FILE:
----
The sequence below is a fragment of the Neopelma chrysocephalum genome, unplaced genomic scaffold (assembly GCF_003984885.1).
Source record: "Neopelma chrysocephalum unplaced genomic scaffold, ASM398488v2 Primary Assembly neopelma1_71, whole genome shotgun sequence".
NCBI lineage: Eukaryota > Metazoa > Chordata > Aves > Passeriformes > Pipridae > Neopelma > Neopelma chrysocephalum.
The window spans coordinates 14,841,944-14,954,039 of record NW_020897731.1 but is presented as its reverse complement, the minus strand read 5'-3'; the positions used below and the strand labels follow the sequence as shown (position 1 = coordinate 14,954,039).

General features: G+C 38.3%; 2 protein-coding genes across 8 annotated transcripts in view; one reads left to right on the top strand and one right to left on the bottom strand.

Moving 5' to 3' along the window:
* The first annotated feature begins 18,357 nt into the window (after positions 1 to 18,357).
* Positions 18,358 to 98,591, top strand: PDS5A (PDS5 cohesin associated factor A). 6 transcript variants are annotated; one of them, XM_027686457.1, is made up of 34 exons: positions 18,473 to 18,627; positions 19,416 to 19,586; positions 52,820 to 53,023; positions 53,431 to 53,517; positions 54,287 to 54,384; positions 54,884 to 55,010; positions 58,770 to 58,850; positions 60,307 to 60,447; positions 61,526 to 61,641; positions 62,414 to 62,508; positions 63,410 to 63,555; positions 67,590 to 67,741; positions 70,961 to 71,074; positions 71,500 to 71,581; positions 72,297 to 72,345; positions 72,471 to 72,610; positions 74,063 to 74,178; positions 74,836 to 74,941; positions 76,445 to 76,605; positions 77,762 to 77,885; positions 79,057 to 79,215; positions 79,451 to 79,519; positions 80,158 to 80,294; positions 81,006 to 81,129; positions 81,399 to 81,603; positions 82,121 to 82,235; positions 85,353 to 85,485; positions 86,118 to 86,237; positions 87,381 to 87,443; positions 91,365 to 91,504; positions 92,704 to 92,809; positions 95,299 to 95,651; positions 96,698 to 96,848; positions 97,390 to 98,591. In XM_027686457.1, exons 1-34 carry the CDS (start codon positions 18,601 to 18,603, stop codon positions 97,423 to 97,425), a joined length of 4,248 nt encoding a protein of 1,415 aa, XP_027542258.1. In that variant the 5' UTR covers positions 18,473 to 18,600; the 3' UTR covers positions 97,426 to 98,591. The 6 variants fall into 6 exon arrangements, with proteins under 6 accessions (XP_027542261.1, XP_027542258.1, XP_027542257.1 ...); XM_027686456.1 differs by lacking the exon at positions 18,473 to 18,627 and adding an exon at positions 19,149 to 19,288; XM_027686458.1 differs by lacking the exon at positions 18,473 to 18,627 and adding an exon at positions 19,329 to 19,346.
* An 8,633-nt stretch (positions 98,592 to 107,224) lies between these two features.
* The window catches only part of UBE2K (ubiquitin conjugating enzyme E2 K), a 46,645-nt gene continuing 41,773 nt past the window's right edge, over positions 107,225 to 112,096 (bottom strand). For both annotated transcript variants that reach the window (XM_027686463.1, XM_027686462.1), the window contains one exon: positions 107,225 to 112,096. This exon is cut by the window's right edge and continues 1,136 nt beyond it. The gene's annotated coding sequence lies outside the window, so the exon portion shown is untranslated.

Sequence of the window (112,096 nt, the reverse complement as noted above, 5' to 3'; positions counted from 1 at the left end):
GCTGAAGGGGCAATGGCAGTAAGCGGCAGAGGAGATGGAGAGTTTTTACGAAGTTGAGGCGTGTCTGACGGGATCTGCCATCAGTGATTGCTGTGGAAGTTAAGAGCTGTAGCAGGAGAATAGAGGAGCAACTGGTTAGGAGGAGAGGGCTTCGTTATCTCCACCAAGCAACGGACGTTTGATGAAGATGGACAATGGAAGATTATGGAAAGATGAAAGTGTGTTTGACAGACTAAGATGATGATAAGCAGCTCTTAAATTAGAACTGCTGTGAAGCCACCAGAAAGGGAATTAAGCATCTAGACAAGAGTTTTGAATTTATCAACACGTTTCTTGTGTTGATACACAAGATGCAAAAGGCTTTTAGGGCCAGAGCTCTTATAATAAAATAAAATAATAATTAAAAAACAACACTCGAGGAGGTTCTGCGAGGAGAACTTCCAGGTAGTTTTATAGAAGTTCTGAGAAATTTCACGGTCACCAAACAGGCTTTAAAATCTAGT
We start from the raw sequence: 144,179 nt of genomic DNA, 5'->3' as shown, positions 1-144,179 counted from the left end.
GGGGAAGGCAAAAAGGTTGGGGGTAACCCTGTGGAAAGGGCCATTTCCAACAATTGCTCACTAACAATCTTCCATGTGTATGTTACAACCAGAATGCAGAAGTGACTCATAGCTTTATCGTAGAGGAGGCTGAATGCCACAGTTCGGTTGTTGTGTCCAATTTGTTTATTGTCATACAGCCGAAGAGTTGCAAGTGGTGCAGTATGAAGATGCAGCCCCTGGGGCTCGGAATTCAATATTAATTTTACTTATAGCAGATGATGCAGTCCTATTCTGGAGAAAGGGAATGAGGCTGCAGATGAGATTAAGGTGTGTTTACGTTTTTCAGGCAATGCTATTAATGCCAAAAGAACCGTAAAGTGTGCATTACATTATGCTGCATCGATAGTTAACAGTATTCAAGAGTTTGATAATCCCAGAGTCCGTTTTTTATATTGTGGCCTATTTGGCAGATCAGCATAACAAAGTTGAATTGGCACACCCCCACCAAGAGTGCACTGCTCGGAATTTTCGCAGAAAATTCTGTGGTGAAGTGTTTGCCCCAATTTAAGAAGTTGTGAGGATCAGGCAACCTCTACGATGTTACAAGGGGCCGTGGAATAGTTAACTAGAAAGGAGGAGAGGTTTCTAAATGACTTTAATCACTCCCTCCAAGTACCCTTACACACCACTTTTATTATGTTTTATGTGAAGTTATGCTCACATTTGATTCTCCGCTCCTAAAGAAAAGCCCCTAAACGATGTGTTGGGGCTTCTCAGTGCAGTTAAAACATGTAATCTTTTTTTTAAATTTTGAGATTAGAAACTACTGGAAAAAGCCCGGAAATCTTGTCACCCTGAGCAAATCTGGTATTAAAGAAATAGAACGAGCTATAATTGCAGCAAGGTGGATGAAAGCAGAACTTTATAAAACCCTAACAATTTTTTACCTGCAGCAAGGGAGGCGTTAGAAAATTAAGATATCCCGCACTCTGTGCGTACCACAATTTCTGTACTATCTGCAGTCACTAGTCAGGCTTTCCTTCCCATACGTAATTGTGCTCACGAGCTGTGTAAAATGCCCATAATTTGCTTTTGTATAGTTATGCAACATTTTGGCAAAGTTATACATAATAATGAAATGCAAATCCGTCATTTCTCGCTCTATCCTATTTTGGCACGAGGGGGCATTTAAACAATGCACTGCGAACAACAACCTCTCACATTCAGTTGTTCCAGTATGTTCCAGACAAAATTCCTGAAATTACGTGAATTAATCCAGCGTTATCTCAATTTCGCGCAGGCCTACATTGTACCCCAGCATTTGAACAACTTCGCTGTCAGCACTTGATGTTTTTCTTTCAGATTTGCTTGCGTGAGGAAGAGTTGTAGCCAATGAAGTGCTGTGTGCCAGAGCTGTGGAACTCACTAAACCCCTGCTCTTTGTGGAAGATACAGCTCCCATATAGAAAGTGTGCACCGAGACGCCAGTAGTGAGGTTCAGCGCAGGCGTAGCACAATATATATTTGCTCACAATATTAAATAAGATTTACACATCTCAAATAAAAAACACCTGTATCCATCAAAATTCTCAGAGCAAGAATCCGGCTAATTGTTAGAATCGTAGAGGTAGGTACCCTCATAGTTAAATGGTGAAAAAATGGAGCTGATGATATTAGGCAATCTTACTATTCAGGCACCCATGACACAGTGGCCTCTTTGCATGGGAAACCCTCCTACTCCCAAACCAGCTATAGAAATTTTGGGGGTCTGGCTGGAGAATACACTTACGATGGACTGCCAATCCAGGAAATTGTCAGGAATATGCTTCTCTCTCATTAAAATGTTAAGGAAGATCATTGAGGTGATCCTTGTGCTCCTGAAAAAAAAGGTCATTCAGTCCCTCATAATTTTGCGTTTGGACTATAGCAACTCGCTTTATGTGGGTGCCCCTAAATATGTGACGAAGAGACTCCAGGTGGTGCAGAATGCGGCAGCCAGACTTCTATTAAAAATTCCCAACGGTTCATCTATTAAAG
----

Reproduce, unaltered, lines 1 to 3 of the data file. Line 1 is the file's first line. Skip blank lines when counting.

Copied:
The sequence below is a fragment of the Neopelma chrysocephalum genome, unplaced genomic scaffold (assembly GCF_003984885.1).
Source record: "Neopelma chrysocephalum unplaced genomic scaffold, ASM398488v2 Primary Assembly neopelma1_71, whole genome shotgun sequence".
NCBI lineage: Eukaryota > Metazoa > Chordata > Aves > Passeriformes > Pipridae > Neopelma > Neopelma chrysocephalum.